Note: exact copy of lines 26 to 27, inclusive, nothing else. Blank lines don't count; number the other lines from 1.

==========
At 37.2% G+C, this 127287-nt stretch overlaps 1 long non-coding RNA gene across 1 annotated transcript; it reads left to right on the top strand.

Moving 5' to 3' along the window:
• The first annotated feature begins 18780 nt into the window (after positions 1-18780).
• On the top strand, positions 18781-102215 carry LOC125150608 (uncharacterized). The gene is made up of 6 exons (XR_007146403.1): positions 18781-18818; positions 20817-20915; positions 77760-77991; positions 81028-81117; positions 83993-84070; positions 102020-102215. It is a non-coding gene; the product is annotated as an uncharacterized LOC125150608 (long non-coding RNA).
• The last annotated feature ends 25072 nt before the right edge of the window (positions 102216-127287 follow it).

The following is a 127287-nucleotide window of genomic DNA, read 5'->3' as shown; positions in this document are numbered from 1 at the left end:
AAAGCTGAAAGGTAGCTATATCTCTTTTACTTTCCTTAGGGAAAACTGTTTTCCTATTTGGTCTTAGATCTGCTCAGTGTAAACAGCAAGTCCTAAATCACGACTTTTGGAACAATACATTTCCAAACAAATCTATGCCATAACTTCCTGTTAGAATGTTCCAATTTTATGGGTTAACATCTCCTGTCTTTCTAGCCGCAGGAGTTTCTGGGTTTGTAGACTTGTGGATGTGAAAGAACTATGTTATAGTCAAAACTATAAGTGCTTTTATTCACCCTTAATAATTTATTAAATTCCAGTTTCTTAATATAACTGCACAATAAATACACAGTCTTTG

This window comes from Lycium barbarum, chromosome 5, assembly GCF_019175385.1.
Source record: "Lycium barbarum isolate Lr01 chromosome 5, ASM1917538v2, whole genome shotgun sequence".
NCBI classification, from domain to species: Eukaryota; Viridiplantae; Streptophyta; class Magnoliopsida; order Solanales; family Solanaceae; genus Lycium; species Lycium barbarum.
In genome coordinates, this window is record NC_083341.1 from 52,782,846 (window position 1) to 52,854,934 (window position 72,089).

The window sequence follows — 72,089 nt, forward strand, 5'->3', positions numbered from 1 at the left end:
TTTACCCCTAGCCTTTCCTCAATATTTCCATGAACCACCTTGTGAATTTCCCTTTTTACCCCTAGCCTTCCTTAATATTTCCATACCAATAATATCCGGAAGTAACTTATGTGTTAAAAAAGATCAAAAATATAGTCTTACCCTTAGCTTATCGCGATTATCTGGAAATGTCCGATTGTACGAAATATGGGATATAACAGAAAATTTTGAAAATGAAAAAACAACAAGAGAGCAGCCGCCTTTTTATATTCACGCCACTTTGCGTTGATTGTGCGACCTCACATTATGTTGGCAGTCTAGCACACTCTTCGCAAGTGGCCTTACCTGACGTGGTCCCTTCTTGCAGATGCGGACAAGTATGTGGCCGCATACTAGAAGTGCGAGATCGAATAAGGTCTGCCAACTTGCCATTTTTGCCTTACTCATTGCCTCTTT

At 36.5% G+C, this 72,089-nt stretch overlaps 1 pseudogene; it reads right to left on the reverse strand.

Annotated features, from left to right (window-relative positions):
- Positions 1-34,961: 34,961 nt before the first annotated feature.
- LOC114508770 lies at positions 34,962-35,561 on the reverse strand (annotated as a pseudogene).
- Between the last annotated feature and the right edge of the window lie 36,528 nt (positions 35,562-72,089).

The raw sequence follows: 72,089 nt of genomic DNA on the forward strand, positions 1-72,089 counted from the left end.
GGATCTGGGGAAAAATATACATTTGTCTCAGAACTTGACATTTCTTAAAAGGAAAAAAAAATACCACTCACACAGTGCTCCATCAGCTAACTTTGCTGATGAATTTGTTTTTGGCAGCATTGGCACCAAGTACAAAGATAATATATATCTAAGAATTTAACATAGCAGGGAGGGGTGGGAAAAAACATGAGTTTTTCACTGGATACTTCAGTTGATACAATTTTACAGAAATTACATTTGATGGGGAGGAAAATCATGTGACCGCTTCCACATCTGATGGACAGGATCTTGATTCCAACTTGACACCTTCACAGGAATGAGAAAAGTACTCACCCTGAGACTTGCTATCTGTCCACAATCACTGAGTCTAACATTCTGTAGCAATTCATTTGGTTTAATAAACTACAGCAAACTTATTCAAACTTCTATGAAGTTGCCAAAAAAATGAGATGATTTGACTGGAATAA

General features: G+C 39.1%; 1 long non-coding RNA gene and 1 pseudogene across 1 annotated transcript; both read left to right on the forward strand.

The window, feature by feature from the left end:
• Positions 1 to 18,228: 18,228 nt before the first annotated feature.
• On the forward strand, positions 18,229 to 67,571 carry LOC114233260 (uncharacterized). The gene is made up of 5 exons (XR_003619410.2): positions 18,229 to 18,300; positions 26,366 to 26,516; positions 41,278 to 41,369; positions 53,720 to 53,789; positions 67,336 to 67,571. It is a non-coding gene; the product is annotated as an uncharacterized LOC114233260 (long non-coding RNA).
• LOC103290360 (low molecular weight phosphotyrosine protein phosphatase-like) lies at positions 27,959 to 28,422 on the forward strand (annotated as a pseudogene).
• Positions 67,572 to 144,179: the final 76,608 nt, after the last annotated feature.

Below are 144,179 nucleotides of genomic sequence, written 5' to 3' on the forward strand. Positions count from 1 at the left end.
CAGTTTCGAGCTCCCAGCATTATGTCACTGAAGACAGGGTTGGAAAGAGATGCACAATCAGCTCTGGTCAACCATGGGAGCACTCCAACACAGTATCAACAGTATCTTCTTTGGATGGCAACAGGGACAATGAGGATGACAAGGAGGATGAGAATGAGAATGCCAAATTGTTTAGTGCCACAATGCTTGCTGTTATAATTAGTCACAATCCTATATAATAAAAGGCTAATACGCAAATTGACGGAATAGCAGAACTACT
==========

• Positions 67,572 to 144,179: the final 76,608 nt, after the last annotated feature.

Below are 144,179 nucleotides of genomic sequence, written 5' to 3' on the forward strand. Positions count from 1 at the left end.